By Stephen Balzac
Fans of Sherlock Holmes might remember the occasional scene in which a scruffy urchin appears out of nowhere, speaks briefly to Holmes, and then disappears again. Holmes then solves the case, and explains to the stunned Watson that he cultivated the urchins as sources of information. They are his “Baker Street Irregulars.”
For those who prefer a more recent image, fans of James Bond movies will remember the endless parade of agents who show up long enough to give Bond some critical piece of information or equipment. Unlike Holmes’s informants, the mortality rate amongst Bond's “irregulars” tends to be awkwardly high. Star Trek, of course, was famous for its “Red Shirts,” the red uniformed security officers who would always die within minutes after appearing on camera. In all these cases, the character shows up on camera just long enough to move the plot forward and then disappears. In a very real sense, they have no existence before they are needed and no existence after their function is fulfilled.
When they are present, they exist only to meet the needs of the story, or at least of the hero.
Of course, these examples are all fiction. What bearing could they possibly have on reality? When I run predictive scenario management training exercises, a type of serious game, I find the same behavior manifests: many participants tend to assume that the other players in the scenario are only there to support their goals. They don’t quite recognize that each participant has their own goals and their own needs that they are trying to meet. As a result, conflict often erupts between different individuals and groups who each assumed that the other individuals and groups were present only as “red shirts.”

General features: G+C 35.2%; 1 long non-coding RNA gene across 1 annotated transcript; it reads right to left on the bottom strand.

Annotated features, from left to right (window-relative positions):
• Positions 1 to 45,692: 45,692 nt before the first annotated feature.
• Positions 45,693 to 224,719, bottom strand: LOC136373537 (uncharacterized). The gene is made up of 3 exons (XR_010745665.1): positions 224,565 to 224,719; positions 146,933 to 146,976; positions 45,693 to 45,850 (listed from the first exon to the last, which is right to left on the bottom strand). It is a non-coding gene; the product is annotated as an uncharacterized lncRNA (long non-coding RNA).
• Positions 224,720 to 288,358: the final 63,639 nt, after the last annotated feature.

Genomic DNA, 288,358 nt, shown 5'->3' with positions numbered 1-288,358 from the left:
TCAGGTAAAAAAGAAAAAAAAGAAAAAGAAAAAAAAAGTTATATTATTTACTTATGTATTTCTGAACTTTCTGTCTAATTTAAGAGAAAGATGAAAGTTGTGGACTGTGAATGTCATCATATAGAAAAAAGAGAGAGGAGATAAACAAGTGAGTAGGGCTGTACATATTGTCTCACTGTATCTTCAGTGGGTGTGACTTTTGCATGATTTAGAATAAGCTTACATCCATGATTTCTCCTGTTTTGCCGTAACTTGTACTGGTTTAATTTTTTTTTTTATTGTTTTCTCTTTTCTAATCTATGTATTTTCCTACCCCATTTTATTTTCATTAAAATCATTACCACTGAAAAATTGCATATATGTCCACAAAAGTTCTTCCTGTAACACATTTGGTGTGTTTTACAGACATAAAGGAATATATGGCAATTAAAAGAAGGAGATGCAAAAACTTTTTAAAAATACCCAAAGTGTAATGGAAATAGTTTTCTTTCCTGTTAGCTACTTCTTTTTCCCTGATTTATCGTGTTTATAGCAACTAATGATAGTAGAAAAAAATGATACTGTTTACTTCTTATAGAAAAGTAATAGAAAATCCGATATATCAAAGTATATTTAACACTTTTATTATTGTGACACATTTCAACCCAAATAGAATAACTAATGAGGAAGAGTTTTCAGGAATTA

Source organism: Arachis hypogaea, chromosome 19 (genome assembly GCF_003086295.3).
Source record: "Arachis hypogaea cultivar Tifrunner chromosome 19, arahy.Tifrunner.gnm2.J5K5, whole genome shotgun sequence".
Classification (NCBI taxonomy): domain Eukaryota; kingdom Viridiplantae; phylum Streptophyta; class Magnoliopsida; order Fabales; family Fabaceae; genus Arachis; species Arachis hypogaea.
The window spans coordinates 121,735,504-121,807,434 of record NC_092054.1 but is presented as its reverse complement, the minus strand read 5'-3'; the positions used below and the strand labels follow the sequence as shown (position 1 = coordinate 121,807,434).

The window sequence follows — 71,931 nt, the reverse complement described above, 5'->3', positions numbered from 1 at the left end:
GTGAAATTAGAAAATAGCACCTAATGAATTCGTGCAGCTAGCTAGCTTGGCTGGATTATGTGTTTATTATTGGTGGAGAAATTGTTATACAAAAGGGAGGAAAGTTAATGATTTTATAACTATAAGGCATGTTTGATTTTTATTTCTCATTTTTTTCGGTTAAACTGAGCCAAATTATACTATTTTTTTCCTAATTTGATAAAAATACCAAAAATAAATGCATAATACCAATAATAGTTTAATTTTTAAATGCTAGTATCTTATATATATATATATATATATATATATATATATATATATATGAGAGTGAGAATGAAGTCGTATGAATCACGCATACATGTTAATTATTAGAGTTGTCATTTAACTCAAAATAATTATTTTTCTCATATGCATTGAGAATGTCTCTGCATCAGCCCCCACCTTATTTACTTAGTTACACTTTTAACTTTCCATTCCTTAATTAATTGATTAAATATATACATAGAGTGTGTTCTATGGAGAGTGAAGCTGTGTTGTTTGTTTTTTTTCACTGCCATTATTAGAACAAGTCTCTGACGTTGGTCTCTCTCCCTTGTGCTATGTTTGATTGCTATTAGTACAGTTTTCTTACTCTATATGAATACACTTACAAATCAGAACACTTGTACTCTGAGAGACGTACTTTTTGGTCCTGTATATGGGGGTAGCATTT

Now, it might be argued that we’re still talking fiction here. After all, this was an exercise, not actual performance on the job. Fortunately, or unfortunately depending on how one looks at it, how people behave in a predictive scenario is a fairly accurate prediction of how they will behave in the workplace. Even without that, I observe “off camera” behavior quite frequently in a variety of organizations.
In this case, “off camera” behavior occurs when each department treats the others as existing only to fulfill their needs. Each group becomes completely occupied with doing its own job. This may seem like a good thing, as they aren’t being distracted by anything else. Unfortunately, they are also not considering how their actions might impact other departments or the company as a whole
In one company, the engineering department so focused on itself that it never considered how its insular approach to the job was making it impossible for the tech writers to produce accurate documentation or for customer service to provide useful assistance to the increasingly irate customers. At another company, attempts to identify the root causes of problems in the production process were frequently ignored by one department whose manager simply couldn’t see why she was constantly being bothered when she was clearly busy and, moreover, doing her job.
In each of these cases, the environment was intense and the pressure to work rapidly was extremely high.